Have just returned from another visit back to Ethiopia, a week in Mekelle to see how the Health Workers are getting on, followed by a few days in Addis, mainly in meetings and catching up with friends.
The new batch of Health Workers who started with us in the last 3 months are doing really well, and we updated their phones with the latest version of the mobile learning app, along with the video content. The research program is due to run until April next year, and we’re looking at ways in which Health Workers can transition over to the new national mHealth program. This national program has started recently and the pilot area in Tigray (there are other pilot areas in other regions) overlaps with where we’ve been working and the HEWs are already familiar with the phones.
Although the national pilot is focused on maternal care, so the forms/protocols and technology used should be very similar, I think there are some differences in the implementation. I’m not sure the details have been finalised, but the information I currently have is that there will be one phone per health post (so 1 per 2 HEWs) and the phones will have some restrictions on which apps can be accessed. I’m not sure how the HEWs who have been working on our research program will react to this, as is more restrictive than what they have become used to. I think one of the reasons that our project has been relatively successful is because we tried to encourage the HEWs to take real ownership of the phones, they have one each and we allow them to use any of the apps on the phone (or even install apps themselves). I think this ownership explains why we’ve had such a low level of loss/breakage (only one phone was stolen, but then later recovered) and we’ve had very few technical issues (accidentally deleting apps/files etc). There will be much more information on all this once we get the feasibility and technical papers finalised and published in the coming months.
Whilst in Mekelle I also visited the Health Sciences campus and the lab we set up there over 3 years ago now. The lab is still (just about) running, surprising given the very low level of maintenance it has had for the last couple of years. The Health Sciences college has been investing a huge amount in improving student computer access. They’ve recently purchased over 300 Macs, most people don’t believe me, until they see the photo, so here it is:
Although it wasn’t quite up and running when I visited, they’re just waiting for the wireless network to be set up, the lab looks really impressive and is almost certainly the most number of Macs in one room in Ethiopia! I should also mention that these Macs weren’t from a donor, but purchased directly by the college. I hope the students can make really full and effective use of this resource. I believe the college also has plans to buy large numbers of Galaxy Notes, for students to be able to loan from the library in the same way they loan books. These new Macs are in addition to a smaller Mac lab (approx 50 machines) which has been established for a while now.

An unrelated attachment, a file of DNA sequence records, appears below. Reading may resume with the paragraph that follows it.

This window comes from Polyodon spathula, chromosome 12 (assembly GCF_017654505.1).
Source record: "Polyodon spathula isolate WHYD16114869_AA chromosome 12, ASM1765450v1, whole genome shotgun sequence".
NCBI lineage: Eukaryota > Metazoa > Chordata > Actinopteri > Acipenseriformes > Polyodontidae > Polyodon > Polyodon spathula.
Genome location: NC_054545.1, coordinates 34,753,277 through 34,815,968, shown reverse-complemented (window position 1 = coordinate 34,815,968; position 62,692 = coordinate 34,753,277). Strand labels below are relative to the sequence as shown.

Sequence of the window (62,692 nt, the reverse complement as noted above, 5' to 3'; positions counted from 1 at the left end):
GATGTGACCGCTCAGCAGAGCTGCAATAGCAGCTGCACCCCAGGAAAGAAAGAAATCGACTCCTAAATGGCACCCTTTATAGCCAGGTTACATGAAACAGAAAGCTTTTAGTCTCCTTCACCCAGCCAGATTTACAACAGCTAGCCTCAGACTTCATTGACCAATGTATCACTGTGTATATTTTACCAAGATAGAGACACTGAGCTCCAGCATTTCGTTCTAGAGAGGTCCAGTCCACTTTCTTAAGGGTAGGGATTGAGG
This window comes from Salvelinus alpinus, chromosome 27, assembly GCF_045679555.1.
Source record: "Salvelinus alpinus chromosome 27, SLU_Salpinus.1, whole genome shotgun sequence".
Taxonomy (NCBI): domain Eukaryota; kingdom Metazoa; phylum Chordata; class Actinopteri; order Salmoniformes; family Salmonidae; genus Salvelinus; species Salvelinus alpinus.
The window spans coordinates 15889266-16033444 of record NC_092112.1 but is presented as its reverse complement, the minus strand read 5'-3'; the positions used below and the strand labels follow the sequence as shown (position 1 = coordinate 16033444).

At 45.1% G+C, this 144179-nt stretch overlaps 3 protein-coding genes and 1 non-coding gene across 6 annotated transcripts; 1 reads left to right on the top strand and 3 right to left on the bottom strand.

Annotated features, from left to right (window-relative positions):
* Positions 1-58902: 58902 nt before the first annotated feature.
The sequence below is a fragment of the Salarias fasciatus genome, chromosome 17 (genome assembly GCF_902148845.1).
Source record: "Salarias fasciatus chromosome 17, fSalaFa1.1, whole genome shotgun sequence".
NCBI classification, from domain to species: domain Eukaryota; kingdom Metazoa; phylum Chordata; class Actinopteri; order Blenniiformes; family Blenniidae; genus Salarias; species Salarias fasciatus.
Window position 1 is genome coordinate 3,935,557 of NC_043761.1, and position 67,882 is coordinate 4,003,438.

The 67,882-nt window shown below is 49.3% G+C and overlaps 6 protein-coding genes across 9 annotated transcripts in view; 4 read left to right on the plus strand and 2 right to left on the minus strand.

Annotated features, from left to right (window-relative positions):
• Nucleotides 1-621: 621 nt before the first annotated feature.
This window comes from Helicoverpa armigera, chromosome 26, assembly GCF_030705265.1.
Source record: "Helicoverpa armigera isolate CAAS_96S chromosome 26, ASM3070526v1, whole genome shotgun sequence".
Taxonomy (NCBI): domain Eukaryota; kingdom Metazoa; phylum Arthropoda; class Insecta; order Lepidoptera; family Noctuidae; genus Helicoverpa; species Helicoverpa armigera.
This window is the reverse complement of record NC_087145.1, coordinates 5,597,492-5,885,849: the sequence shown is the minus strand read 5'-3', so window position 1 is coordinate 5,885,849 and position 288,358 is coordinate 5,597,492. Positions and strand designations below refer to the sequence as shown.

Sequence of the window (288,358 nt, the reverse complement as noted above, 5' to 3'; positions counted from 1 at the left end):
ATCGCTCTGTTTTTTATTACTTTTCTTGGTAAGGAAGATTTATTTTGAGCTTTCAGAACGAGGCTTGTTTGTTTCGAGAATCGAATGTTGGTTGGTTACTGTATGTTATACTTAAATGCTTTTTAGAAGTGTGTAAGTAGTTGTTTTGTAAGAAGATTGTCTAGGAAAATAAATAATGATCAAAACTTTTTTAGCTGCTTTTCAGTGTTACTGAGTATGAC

Back in Addis in the last week, we’ve had lots of meeting with various NGOs and technology companies here, as there is now a lot of interest here in mHealth, specifically around using smartphones. So hope our research project in Tigray can provide a lot of information and lessons learned to contribute to the success of any new projects. But I still get the feeling that mHealth is seen as the silver bullet rather than just the tool. I think mHealth by itself is unlikely to solve many underlying problems of low level of training, lack of motivation etc.
I also met up with Ahmed, a masters student from Addis Uni, who recently contacted me about porting our mobile learning application to run on J2ME phones. He has made excellent progress and it looks really good, but still a few areas to get finished off. I’d originally thought he was doing this as part of his masters project, but seems not, he’s just doing this because he’s interested and wants to move into programming/computing after he finishes his masters.
Here are the rest of the photos I took: